Integrate swagger with ASP.NET Core minimal APIs

In the previous part of this article series we developed minimal APIs for performing CRUD operations on the Employees table. Once you build the minimal APIs, you typically want to test them by invoking their endpoints. The best way to do so is by building a client application using HttpClient or JavaScript. However, creating such a client can be time consuming. You might want to quickly test the minimal APIs before moving ahead with your development. That's where Swagger can be helpful. In this article we will integrate Swagger support into the minimal APIs and test the CRUD operations.

Open the same MinimalAPI project you created in the previous part. Once the project is loaded in Solution Explorer add the following NuGet packages to it using Manage NuGet Packages dialog: 

The Swashbuckle.AspNetCore package contains everything you need to integrate Swagger into your minimal APIs.

Recollect the following figure from the previous part that shows a checkbox "Enable OpenAPI support" during project creation. If you have kept the default selection unchanged, Swashbuckle.AspNetCore is already added for you. Otherwise, you need to add it manually as mentioned above. 

Now open Program.cs and add the following code before the builder.Build() call.

var contact = new OpenApiContact()
    Name = "FirstName LastName",
    Email = "",
    Url = new Uri("")

var license = new OpenApiLicense()
    Name = "My License",
    Url = new Uri("")

var info = new OpenApiInfo()
    Version = "v1",
    Title = "Swagger Demo Minimal API",
    Description = "Swagger Demo Minimal API Description",
    TermsOfService = new Uri(""),
    Contact = contact,
    License = license


builder.Services.AddSwaggerGen(o =>
    o.SwaggerDoc("v1", info);

var app = builder.Build();

The above code creates three Open API objects - OpenApiContact, OpenApiLicense, and OpenApiInfo. The first two object wrap information about Web API's contact person and license information. The OpenApiInfo objects wraps these two objects. The AddSwaggerGen() call followed by nested SwaggerDoc() call configures Swagger document generator by passing the OpenApiInfo object.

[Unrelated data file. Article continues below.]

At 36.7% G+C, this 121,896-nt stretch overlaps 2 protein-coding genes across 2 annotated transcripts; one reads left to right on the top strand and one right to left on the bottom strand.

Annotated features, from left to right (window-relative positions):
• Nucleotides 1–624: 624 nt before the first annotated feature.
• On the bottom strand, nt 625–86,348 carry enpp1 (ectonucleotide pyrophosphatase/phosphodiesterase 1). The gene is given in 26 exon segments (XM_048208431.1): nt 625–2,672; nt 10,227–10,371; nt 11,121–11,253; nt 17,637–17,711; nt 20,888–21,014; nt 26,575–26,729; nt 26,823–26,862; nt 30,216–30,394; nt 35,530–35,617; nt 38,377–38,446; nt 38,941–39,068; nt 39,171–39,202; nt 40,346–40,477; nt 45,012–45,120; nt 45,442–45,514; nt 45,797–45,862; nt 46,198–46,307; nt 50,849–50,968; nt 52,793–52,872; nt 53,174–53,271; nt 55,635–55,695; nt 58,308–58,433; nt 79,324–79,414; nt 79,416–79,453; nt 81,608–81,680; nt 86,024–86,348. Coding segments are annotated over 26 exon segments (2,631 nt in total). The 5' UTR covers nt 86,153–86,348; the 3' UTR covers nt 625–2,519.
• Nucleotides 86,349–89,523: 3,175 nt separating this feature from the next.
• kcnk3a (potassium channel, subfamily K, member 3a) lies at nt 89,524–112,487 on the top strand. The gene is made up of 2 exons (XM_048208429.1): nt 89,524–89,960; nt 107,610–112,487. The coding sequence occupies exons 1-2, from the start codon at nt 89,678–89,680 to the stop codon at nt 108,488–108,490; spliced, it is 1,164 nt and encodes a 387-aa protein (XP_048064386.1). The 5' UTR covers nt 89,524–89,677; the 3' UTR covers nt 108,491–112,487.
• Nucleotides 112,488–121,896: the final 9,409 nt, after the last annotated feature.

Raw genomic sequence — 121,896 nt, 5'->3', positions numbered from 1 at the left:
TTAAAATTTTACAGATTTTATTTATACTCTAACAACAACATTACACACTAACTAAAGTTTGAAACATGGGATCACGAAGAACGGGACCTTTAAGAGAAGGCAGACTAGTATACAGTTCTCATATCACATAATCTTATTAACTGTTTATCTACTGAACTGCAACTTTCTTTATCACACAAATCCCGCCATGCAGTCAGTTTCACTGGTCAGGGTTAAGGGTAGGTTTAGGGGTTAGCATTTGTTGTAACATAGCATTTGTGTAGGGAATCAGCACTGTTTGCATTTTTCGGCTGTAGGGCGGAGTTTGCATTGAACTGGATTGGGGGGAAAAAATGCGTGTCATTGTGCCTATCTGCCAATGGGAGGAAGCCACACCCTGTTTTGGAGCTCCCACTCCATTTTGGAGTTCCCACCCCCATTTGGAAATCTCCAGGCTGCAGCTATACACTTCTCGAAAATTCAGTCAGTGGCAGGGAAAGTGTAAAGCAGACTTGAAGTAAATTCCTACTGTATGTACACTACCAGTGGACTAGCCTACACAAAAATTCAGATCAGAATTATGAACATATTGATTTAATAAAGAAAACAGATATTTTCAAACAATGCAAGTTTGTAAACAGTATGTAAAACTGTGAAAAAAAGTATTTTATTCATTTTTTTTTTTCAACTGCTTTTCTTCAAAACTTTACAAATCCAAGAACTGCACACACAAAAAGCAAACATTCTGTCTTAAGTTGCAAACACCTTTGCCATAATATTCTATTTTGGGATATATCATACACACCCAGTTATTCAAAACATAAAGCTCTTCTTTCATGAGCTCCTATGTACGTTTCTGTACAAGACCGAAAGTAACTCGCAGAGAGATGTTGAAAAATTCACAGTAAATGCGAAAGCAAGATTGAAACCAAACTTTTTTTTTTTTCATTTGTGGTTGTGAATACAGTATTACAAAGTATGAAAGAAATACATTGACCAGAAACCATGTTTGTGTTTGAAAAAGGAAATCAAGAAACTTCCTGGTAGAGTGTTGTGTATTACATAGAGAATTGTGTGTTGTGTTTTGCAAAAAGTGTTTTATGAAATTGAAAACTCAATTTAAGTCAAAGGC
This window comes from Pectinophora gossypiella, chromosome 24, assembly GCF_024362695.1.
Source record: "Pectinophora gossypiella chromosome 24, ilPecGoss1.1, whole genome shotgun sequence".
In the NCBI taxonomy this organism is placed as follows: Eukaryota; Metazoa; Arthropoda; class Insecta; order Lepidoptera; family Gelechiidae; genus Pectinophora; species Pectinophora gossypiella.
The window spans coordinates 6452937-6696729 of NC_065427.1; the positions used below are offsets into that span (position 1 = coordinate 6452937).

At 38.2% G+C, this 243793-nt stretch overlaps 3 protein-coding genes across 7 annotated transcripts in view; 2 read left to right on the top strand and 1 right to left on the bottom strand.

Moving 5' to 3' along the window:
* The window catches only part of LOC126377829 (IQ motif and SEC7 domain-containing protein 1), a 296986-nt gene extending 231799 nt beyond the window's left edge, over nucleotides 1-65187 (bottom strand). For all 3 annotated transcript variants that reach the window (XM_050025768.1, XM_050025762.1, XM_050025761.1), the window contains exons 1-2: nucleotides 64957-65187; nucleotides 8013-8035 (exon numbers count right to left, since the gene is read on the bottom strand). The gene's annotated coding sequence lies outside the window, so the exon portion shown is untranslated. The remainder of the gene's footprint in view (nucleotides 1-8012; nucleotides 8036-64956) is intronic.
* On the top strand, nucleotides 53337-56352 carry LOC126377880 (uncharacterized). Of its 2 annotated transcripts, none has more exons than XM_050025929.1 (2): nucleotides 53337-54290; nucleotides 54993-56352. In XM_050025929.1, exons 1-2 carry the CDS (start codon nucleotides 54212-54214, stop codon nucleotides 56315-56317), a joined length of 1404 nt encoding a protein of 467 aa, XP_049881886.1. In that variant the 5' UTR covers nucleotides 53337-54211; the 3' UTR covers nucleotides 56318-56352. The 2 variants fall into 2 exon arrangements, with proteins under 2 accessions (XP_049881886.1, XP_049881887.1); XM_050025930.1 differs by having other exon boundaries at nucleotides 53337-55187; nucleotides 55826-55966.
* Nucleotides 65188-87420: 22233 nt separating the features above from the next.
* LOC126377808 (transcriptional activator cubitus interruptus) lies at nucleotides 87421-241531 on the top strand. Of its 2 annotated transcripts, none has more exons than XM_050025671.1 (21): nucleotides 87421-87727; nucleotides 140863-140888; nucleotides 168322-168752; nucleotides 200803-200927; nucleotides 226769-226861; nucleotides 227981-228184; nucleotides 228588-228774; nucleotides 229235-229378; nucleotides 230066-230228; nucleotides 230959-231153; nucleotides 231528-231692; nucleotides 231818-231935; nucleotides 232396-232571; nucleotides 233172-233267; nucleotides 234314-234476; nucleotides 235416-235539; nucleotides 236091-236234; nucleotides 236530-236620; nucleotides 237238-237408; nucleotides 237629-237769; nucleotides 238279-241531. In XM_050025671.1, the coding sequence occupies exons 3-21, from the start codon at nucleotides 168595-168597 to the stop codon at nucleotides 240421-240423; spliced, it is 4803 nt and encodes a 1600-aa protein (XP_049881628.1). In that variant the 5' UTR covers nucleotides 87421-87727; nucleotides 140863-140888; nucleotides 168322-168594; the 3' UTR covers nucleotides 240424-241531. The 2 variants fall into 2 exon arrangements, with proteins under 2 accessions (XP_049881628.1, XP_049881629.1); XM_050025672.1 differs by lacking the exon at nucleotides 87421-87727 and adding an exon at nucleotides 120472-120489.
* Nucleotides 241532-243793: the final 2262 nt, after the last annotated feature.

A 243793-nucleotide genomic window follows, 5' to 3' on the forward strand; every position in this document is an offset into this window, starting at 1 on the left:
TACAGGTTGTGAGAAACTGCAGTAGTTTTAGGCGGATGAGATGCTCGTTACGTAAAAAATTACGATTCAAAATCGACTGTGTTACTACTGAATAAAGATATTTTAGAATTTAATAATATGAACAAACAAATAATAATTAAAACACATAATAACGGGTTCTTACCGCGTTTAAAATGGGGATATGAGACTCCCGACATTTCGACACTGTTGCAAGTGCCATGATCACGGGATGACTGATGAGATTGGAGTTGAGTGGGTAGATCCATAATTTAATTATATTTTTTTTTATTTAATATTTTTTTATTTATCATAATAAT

Note that SwaggerDoc() method's first parameter indicates a name given to this Swagger document. You can call SwaggerDoc() multiple times to specify multiple Swagger documents. The name in this case is v1 but you can use any string value. This name is also used while configuring the Swagger middleware as discussed next.

Now add the following code just before app.Run() call.


app.UseSwaggerUI(c =>
    "Swagger Demo Minimal API v1");


The above code first calls UseSwagger() method followed by UseSwaggerUI() method. The SwaggerEndPoint() method configures the Swagger end point by specifying two things - URL to swagger.json and name to display in the document selector (this will be clear shortly).

So far so good.

Now run the application by pressing F5. This will result in the following Swagger UI.

And at the bottom of the page you will have the APIs listed:

The details such as contact, license, and description are displayed on this page. Below you can invoke the minimal APIs.

Now, expand the first GET minimal API and click on the Try it our button followed by Execute button to invoke it.

You will see this JSON output returned by the API:

Next, invoke the GET by EmployeeID minimal API. Since it requires EmployeeID parameter to be supplied the Swagger UI will display a textbox for entering its value.

And here is the outcome:

To invoke the POST operation you need to supply a new Employee object (EmployeeID can be 0 because it will be generated by the database) in JSON format as shown below:

This time the response will be:

Notice that the response code is 201 and the newly created object is being returned to the client along with location URL.

On the same lines execute PUT and DELETE operations (see below).


So far in this example our minimal APIs didn't require any authentication. In the next article of this series we will implement JWT authentication to secure our minimal APIs.

That's it for now! Keep coding!!

Bipin Joshi is an independent software consultant and trainer by profession specializing in Microsoft web development technologies. Having embraced the Yoga way of life he is also a meditation teacher and spiritual guide to his students. He is a prolific author and writes regularly about software development and yoga on his websites. He is programming, meditating, writing, and teaching for over 27 years. To know more about his ASP.NET online courses go here. More details about his Kriya and Meditation online course are available here.

Posted On : 01 December 2021

Tags : ASP.NET ASP.NET Core Data Access .NET Framework C# Visual Studio